comparing them with the observed seismogram as shown in Fig. 3. In
the example shown the measured P wave duration was 16.5 s; the
average from all observations was 18 s.
Fig. 3. Comparison of P wave displacement seismogram recorded at PAB (San
Pablo, Spain, D = 26.14°)
with synthetics calculated for 10 km focal depth and a variety of
source durations. The »20 sec« synthetic (in red) is a
good approximation for the Izmit earthquake.
A non-linear grid search algorithm is used which minimizes the
difference between observed and theoretical P/S amplitude ratios. The
method has been described at greater detail by Bock (1993) and Bock
et al. (1994). It resembles in many ways the relative amplitude
method described by Pearce (1977).
A brief account of the method can be found at the
GFZ web site.
The peak-to-peak amplitude of the
P wave is measured on the vertical component and that of the S wave
on the vertical, radial- and tangential-horizontal components.
Amplitudes are measured over a full wavelength so that the estimate
may contain besides P also pP and sP in case of shallow events. The
time windows over which peak-to-peak P and S wave amplitudes were
measured are indicated for station PAB in Fig. 4.
Fig. 4. Example of picking P and S wave amplitudes.
The P/S amplitude ratios are the entry parameters for the grid
search algorithm. Observed amplitude ratios are compared with
synthetic ratios obtained with the reflectivity method.
Reflectivity synthetics are stored for distances up to 80°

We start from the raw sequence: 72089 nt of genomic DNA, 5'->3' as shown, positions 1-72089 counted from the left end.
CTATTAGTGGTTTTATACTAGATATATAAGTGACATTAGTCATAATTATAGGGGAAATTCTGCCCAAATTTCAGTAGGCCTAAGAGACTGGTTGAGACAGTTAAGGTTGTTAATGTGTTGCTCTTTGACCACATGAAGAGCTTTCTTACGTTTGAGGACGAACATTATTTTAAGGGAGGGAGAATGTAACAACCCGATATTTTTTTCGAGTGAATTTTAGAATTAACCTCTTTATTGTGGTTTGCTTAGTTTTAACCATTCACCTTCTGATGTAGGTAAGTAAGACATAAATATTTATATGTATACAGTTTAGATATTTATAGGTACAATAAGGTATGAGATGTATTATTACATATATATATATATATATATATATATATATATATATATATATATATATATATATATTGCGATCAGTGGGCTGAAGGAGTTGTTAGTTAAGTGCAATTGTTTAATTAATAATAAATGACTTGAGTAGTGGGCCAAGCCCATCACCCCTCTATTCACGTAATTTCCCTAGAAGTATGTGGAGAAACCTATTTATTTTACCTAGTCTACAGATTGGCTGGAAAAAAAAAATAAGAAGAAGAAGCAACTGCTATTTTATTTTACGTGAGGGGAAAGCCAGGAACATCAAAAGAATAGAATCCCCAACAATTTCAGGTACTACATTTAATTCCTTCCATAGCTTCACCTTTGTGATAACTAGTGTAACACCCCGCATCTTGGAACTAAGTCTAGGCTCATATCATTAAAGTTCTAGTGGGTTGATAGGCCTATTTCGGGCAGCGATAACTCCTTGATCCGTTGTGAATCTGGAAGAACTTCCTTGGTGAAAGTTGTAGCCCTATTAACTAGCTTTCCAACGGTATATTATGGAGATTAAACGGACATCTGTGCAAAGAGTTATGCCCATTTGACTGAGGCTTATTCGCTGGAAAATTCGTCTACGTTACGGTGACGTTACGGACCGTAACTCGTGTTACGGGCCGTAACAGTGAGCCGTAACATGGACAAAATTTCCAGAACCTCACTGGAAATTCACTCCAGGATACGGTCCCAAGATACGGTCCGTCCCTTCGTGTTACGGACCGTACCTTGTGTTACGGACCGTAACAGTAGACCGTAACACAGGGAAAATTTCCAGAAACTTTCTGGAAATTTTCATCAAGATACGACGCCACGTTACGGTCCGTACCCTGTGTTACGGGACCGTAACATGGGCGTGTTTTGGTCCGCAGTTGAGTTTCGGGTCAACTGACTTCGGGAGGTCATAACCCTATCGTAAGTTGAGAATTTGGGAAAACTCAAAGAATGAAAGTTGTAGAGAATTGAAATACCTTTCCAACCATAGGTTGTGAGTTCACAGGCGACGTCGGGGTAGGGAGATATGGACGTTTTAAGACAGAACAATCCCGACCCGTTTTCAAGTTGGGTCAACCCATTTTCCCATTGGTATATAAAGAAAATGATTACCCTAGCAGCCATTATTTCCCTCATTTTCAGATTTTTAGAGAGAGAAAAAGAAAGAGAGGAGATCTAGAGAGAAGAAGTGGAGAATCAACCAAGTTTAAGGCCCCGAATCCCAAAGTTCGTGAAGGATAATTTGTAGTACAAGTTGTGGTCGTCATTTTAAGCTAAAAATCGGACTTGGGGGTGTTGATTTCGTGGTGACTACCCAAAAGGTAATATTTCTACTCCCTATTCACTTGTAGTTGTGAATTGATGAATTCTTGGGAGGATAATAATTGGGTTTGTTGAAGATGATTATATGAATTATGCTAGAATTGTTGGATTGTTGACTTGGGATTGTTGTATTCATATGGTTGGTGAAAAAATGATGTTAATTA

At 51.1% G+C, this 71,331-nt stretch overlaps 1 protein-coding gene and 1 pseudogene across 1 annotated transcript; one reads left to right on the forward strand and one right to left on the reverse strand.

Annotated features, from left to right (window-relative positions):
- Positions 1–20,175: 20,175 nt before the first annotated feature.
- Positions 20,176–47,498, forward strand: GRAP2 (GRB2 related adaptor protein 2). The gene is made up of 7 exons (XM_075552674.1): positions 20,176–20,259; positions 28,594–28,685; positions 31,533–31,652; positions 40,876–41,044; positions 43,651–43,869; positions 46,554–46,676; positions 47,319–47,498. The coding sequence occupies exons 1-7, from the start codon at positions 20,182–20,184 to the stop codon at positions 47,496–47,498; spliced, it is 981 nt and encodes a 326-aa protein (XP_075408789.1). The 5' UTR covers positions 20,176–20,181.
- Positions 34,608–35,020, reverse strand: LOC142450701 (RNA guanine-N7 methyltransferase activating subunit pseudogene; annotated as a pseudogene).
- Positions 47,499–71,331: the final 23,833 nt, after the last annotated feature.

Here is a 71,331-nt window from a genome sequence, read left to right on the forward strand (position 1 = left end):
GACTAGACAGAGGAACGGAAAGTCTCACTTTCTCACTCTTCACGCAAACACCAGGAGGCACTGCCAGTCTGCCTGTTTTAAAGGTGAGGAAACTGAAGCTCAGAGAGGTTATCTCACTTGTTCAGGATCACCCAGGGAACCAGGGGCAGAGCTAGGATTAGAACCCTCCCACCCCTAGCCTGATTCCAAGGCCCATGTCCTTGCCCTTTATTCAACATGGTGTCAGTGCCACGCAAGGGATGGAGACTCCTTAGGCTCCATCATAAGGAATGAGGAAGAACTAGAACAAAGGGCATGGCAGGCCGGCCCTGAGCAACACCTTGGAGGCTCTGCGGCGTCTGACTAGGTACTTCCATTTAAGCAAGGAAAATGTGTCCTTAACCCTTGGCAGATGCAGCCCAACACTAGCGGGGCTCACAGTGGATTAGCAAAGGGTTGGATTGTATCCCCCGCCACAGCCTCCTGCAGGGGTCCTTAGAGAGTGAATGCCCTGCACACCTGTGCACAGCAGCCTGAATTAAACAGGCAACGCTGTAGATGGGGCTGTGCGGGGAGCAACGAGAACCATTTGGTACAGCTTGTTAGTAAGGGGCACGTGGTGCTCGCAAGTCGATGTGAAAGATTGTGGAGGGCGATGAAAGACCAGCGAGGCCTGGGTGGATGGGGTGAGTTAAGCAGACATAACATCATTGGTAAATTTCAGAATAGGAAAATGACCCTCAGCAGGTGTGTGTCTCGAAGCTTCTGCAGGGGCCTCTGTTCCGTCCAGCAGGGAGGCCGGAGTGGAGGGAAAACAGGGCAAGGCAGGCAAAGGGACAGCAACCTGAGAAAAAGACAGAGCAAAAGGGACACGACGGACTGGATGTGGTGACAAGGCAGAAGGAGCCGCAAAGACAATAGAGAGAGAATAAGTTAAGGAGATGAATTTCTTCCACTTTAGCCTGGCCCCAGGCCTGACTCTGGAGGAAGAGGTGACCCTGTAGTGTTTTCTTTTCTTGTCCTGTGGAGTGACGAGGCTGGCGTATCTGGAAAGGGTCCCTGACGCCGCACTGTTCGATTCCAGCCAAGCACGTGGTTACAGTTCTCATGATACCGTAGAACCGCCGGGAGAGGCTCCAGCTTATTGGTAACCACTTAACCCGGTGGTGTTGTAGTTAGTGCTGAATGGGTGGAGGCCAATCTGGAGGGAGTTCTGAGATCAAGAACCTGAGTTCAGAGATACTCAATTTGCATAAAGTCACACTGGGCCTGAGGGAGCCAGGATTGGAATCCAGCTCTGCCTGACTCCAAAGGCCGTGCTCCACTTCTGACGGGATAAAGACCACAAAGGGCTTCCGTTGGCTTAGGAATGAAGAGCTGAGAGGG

and 5 km steps in focal depth. This explains the fact that focal
depths adopted in the inversion are rounded to the nearest 5 km
interval. First, a rough search is conducted in 10°
interval for strike, dip and slip of a double couple source. For the
Izmit earthquake and other events in the EMSC area the results of the
inversion are published at a
GFZ web page. This page
displays a table of events with links to the files containing the
detailed description of source parameters. For reasons outlined at
the beginning of this article, the list of stations used in the
source mechanism inversion contains only stations at regional
distances. This may explain the relatively large value for the moment
magnitude as compared to Harvard (7.5) and USGS (7.4). It also
illustrates the need to compare observed amplitude ratios with
reflectivity synthetics to account for wave propagation through the
Observed and synthetic waveforms are compared in Fig. 5. The
station distribution is far from ideal as data are from one quadrant
in azimuth only. Despite the fact that there are discrepancies
between synthetics and observations, the overall P/S amplitude ratios
are well matched by the proposed solution. The overall error of the
focal mechanism is estimated to be about 15°
for strike, dip and rake based on the distribution of the misfit
function. Later modelling of broadband waveforms using the dataset
distributed by IRIS provided better constraints on the source-time
function and spatial extent of the Izmit event (Bock et al., 1999).
In particular, we believe that the main event was followed by two
more subevents to the east of rupture onset. These two events show up
in Fig. 3 at about 30 s and 42 s relative to the centroid time of the
Fig. 5. The EMSC source mechanism of the August 17, 1999, Izmit
eartquake (bottom), and comparison of observed with synthetic
waveforms. The seismograms were filtered with a 3-pole Butterworth
bandpass with corners at 0.02 and 0.1 Hz.
Bock, G., 1993. The Woods Reef (New South Wales) earthquake of 14
November 1990: Focal mechanism derived from amplitude ratios and
synthetic seismograms, Australian Journal of Earth Sciences,
Bock, G., Hanka, W. and Kind, R., 1994. EMSC rapid source
parameter determination, EMSC Newsletter, 6, 2-4.
Bock, G., Tibi, R., Baumbach, M., Grosser, H., Milkereit, C.,
Kind, R. And Zschau, J., 1999. Rupture process of the Great Izmit
(Turkey) earthquake of August 17, 1999, Invited poster, AGU Fall
meeting, December 1999.
Pearce, R. G., 1977. Fault plane solutions using relative
amplitudes of P and pP, Geophys. J. R. Astr. Soc.,